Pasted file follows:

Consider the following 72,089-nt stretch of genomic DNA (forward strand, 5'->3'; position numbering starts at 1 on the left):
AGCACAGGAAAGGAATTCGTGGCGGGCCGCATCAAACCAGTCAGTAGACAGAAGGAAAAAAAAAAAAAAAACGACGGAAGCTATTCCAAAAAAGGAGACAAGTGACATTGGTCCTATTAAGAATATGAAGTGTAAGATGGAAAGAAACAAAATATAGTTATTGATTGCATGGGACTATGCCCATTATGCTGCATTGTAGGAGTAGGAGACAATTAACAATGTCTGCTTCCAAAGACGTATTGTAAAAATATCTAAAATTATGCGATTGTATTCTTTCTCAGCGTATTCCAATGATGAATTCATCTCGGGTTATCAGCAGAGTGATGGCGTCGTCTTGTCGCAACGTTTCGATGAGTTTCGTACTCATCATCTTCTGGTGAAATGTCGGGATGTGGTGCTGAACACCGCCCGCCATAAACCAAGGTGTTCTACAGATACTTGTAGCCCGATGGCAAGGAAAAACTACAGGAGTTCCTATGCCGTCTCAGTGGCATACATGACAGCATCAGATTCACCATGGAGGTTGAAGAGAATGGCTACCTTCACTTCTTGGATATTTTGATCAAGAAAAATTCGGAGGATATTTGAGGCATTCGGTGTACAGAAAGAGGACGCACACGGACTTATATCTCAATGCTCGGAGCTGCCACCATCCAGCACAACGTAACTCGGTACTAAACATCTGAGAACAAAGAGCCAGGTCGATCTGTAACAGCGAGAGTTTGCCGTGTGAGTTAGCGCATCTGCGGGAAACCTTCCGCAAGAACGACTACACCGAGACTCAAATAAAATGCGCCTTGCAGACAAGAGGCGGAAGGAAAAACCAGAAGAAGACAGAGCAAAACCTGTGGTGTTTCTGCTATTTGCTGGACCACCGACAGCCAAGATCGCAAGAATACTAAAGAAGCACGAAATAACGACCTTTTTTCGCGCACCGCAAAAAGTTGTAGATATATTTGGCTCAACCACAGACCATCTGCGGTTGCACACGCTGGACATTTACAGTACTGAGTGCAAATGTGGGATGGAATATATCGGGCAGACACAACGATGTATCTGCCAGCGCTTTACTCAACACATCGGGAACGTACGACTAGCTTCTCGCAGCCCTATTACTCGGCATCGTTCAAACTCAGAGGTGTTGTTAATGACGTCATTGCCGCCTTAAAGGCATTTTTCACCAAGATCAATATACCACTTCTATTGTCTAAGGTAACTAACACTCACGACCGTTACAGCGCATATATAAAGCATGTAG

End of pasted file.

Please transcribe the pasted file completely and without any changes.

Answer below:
Consider the following 72,089-nt stretch of genomic DNA (forward strand, 5'->3'; position numbering starts at 1 on the left):
AGCACAGGAAAGGAATTCGTGGCGGGCCGCATCAAACCAGTCAGTAGACAGAAGGAAAAAAAAAAAAAAAACGACGGAAGCTATTCCAAAAAAGGAGACAAGTGACATTGGTCCTATTAAGAATATGAAGTGTAAGATGGAAAGAAACAAAATATAGTTATTGATTGCATGGGACTATGCCCATTATGCTGCATTGTAGGAGTAGGAGACAATTAACAATGTCTGCTTCCAAAGACGTATTGTAAAAATATCTAAAATTATGCGATTGTATTCTTTCTCAGCGTATTCCAATGATGAATTCATCTCGGGTTATCAGCAGAGTGATGGCGTCGTCTTGTCGCAACGTTTCGATGAGTTTCGTACTCATCATCTTCTGGTGAAATGTCGGGATGTGGTGCTGAACACCGCCCGCCATAAACCAAGGTGTTCTACAGATACTTGTAGCCCGATGGCAAGGAAAAACTACAGGAGTTCCTATGCCGTCTCAGTGGCATACATGACAGCATCAGATTCACCATGGAGGTTGAAGAGAATGGCTACCTTCACTTCTTGGATATTTTGATCAAGAAAAATTCGGAGGATATTTGAGGCATTCGGTGTACAGAAAGAGGACGCACACGGACTTATATCTCAATGCTCGGAGCTGCCACCATCCAGCACAACGTAACTCGGTACTAAACATCTGAGAACAAAGAGCCAGGTCGATCTGTAACAGCGAGAGTTTGCCGTGTGAGTTAGCGCATCTGCGGGAAACCTTCCGCAAGAACGACTACACCGAGACTCAAATAAAATGCGCCTTGCAGACAAGAGGCGGAAGGAAAAACCAGAAGAAGACAGAGCAAAACCTGTGGTGTTTCTGCTATTTGCTGGACCACCGACAGCCAAGATCGCAAGAATACTAAAGAAGCACGAAATAACGACCTTTTTTCGCGCACCGCAAAAAGTTGTAGATATATTTGGCTCAACCACAGACCATCTGCGGTTGCACACGCTGGACATTTACAGTACTGAGTGCAAATGTGGGATGGAATATATCGGGCAGACACAACGATGTATCTGCCAGCGCTTTACTCAACACATCGGGAACGTACGACTAGCTTCTCGCAGCCCTATTACTCGGCATCGTTCAAACTCAGAGGTGTTGTTAATGACGTCATTGCCGCCTTAAAGGCATTTTTCACCAAGATCAATATACCACTTCTATTGTCTAAGGTAACTAACACTCACGACCGTTACAGCGCATATATAAAGCATGTAG